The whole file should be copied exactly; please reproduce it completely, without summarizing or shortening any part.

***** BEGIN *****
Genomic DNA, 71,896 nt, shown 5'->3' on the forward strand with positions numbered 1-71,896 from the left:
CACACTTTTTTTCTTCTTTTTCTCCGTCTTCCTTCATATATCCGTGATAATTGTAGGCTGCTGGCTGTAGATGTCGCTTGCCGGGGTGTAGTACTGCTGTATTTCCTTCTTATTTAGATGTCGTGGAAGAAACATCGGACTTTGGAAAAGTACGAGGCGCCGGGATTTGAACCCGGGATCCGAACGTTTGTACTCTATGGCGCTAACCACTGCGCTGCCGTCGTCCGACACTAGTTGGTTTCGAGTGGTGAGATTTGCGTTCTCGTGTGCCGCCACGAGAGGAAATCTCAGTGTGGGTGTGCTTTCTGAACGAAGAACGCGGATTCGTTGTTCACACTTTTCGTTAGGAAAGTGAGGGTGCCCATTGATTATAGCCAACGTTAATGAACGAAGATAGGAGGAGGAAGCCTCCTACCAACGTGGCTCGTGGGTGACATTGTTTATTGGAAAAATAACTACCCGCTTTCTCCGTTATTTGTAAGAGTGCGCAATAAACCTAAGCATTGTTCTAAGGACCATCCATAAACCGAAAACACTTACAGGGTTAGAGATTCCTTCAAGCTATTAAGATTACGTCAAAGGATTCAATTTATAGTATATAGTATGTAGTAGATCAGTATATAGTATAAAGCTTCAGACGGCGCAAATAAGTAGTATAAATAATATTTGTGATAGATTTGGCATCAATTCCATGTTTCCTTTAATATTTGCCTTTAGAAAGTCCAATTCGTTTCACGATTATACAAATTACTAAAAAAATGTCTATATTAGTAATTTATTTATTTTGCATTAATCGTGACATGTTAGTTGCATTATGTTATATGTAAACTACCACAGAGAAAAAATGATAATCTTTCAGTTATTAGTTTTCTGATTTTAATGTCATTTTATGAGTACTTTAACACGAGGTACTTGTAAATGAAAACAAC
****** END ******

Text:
Genomic DNA, 71,896 nt, shown 5'->3' on the forward strand with positions numbered 1-71,896 from the left:
CACACTTTTTTTCTTCTTTTTCTCCGTCTTCCTTCATATATCCGTGATAATTGTAGGCTGCTGGCTGTAGATGTCGCTTGCCGGGGTGTAGTACTGCTGTATTTCCTTCTTATTTAGATGTCGTGGAAGAAACATCGGACTTTGGAAAAGTACGAGGCGCCGGGATTTGAACCCGGGATCCGAACGTTTGTACTCTATGGCGCTAACCACTGCGCTGCCGTCGTCCGACACTAGTTGGTTTCGAGTGGTGAGATTTGCGTTCTCGTGTGCCGCCACGAGAGGAAATCTCAGTGTGGGTGTGCTTTCTGAACGAAGAACGCGGATTCGTTGTTCACACTTTTCGTTAGGAAAGTGAGGGTGCCCATTGATTATAGCCAACGTTAATGAACGAAGATAGGAGGAGGAAGCCTCCTACCAACGTGGCTCGTGGGTGACATTGTTTATTGGAAAAATAACTACCCGCTTTCTCCGTTATTTGTAAGAGTGCGCAATAAACCTAAGCATTGTTCTAAGGACCATCCATAAACCGAAAACACTTACAGGGTTAGAGATTCCTTCAAGCTATTAAGATTACGTCAAAGGATTCAATTTATAGTATATAGTATGTAGTAGATCAGTATATAGTATAAAGCTTCAGACGGCGCAAATAAGTAGTATAAATAATATTTGTGATAGATTTGGCATCAATTCCATGTTTCCTTTAATATTTGCCTTTAGAAAGTCCAATTCGTTTCACGATTATACAAATTACTAAAAAAATGTCTATATTAGTAATTTATTTATTTTGCATTAATCGTGACATGTTAGTTGCATTATGTTATATGTAAACTACCACAGAGAAAAAATGATAATCTTTCAGTTATTAGTTTTCTGATTTTAATGTCATTTTATGAGTACTTTAACACGAGGTACTTGTAAATGAAAACAAC